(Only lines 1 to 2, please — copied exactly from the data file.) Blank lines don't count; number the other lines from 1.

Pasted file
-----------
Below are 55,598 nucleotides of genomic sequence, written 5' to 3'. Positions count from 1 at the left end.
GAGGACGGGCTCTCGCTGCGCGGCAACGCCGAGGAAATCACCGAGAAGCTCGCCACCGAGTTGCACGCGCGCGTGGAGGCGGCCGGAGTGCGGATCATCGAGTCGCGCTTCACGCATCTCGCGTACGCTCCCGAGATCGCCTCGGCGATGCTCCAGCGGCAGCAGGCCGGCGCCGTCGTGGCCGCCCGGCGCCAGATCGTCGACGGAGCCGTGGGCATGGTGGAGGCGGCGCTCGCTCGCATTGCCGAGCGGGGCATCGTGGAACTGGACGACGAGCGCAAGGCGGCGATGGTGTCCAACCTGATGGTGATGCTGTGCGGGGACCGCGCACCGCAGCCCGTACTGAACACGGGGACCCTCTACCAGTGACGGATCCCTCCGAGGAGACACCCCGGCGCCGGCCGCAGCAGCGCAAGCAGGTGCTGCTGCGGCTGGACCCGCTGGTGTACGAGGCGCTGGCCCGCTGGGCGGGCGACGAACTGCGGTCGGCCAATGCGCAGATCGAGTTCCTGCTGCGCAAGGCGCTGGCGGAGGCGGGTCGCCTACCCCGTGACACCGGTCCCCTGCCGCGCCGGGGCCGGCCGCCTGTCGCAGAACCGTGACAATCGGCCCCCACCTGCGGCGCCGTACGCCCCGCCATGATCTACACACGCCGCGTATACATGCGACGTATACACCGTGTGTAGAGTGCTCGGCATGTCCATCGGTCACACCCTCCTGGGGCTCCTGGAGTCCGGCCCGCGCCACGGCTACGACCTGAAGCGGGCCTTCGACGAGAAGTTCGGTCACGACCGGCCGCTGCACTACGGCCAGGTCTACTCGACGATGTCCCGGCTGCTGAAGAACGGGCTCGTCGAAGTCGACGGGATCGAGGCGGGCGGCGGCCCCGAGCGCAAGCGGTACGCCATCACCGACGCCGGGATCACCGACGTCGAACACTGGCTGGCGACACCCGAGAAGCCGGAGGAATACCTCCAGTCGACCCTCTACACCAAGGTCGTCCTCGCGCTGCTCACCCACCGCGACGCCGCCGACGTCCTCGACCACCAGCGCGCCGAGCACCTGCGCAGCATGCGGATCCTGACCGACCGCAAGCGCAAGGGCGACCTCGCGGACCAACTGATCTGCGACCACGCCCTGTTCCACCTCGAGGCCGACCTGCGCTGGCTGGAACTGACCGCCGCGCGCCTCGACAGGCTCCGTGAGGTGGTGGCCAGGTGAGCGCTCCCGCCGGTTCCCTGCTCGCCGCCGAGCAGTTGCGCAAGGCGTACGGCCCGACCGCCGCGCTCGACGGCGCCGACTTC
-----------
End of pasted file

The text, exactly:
Below are 55,598 nucleotides of genomic sequence, written 5' to 3'. Positions count from 1 at the left end.
GAGGACGGGCTCTCGCTGCGCGGCAACGCCGAGGAAATCACCGAGAAGCTCGCCACCGAGTTGCACGCGCGCGTGGAGGCGGCCGGAGTGCGGATCATCGAGTCGCGCTTCACGCATCTCGCGTACGCTCCCGAGATCGCCTCGGCGATGCTCCAGCGGCAGCAGGCCGGCGCCGTCGTGGCCGCCCGGCGCCAGATCGTCGACGGAGCCGTGGGCATGGTGGAGGCGGCGCTCGCTCGCATTGCCGAGCGGGGCATCGTGGAACTGGACGACGAGCGCAAGGCGGCGATGGTGTCCAACCTGATGGTGATGCTGTGCGGGGACCGCGCACCGCAGCCCGTACTGAACACGGGGACCCTCTACCAGTGACGGATCCCTCCGAGGAGACACCCCGGCGCCGGCCGCAGCAGCGCAAGCAGGTGCTGCTGCGGCTGGACCCGCTGGTGTACGAGGCGCTGGCCCGCTGGGCGGGCGACGAACTGCGGTCGGCCAATGCGCAGATCGAGTTCCTGCTGCGCAAGGCGCTGGCGGAGGCGGGTCGCCTACCCCGTGACACCGGTCCCCTGCCGCGCCGGGGCCGGCCGCCTGTCGCAGAACCGTGACAATCGGCCCCCACCTGCGGCGCCGTACGCCCCGCCATGATCTACACACGCCGCGTATACATGCGACGTATACACCGTGTGTAGAGTGCTCGGCATGTCCATCGGTCACACCCTCCTGGGGCTCCTGGAGTCCGGCCCGCGCCACGGCTACGACCTGAAGCGGGCCTTCGACGAGAAGTTCGGTCACGACCGGCCGCTGCACTACGGCCAGGTCTACTCGACGATGTCCCGGCTGCTGAAGAACGGGCTCGTCGAAGTCGACGGGATCGAGGCGGGCGGCGGCCCCGAGCGCAAGCGGTACGCCATCACCGACGCCGGGATCACCGACGTCGAACACTGGCTGGCGACACCCGAGAAGCCGGAGGAATACCTCCAGTCGACCCTCTACACCAAGGTCGTCCTCGCGCTGCTCACCCACCGCGACGCCGCCGACGTCCTCGACCACCAGCGCGCCGAGCACCTGCGCAGCATGCGGATCCTGACCGACCGCAAGCGCAAGGGCGACCTCGCGGACCAACTGATCTGCGACCACGCCCTGTTCCACCTCGAGGCCGACCTGCGCTGGCTGGAACTGACCGCCGCGCGCCTCGACAGGCTCCGTGAGGTGGTGGCCAGGTGAGCGCTCCCGCCGGTTCCCTGCTCGCCGCCGAGCAGTTGCGCAAGGCGTACGGCCCGACCGCCGCGCTCGACGGCGCCGACTTC